Climate Dynamics Group
at the University of California, Santa Cruz

Our research cluster in Tropical Climate Dynamics focuses on the Hadley and Walker circulations, the Intertropical Convergence Zone (ITCZ), and the subtropical deserts—and how they will change in a warmer world. We develop a diagnostic decomposition of the Hadley circulation weakening that accounts for meridional gradients in radiative feedbacks, radiative forcing, and ocean heat uptake; energy transport by atmospheric eddies; and gross moist stability. The picture that emerges is one of complex local and remote interactions, motivating additional, idealized experiments. To that end, we impose systematic variations in the surface albedo feedback in an aquaplanet model to explore how uncertainty in polar feedbacks translates into uncertainty in the tropical circulation response.

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  • Nicole Feldl
  • Simona Bordoni (Caltech)
  • Timothy Merlis (McGill)

The response of atmospheric heat transport to anthropogenic warming is determined by the anomalous meridional energy gradient. Feedback analysis offers a characterization of that gradient and hence reveals how uncertainty in physical processes may translate into uncertainty in the circulation response. However, individual feedbacks do not act in isolation. Anomalies associated with one feedback may be compensated by another, as is the case for the positive water vapor and negative lapse rate feedbacks in the tropics. Here a set of idealized experiments are performed in an aquaplanet model to evaluate the coupling between the surface albedo feedback and other feedbacks, including the impact on atmospheric heat transport. In the tropics, the dynamical response manifests as changes in the intensity and structure of the overturning Hadley... read more →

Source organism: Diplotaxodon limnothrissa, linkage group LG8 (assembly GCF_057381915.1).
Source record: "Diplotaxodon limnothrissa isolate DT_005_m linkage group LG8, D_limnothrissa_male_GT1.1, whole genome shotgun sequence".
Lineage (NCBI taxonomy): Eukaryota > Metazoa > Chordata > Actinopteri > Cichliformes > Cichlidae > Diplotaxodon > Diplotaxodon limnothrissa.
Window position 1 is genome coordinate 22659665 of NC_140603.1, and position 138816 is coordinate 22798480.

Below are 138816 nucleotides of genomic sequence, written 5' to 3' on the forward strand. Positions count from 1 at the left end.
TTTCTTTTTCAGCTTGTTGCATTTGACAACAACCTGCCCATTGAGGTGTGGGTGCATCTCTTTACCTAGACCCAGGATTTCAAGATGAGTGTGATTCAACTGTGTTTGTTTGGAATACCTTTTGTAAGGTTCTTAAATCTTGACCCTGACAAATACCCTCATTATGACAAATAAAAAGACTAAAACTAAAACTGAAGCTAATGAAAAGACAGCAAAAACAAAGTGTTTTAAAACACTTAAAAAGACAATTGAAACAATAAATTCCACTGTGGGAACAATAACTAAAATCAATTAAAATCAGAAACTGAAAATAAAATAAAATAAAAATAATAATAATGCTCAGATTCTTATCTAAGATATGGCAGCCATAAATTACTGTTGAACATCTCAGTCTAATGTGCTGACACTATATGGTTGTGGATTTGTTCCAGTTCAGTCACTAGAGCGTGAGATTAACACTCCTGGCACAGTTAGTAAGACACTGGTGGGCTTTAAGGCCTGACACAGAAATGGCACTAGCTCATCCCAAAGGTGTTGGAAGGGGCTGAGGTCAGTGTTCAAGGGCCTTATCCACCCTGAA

• Nicole Feldl
  • Simona Bordoni (Caltech)

The robust weakening of the tropical atmospheric circulation in projections of anthropogenic warming is associated with substantial changes in regional and global climate. The present study focuses on understanding the response of the annual-mean Hadley circulation from a perspective of interactions between climate feedbacks and tropical circulation. Simulations from an ensemble of coupled ocean–atmosphere models are used to quantify changes in Hadley cell strength in terms of feedbacks, radiative forcing, ocean heat uptake, atmospheric eddies, and gross moist stability. Climate feedbacks are calculated for the model integrations from CMIP5 using radiative kernels. Tropical mean circulation is found to be reduced by up to 2.6%/K for an abrupt quadrupling of carbon dioxide concentration. The weakening is characterized by an increase in gross moist stability, by an... read more →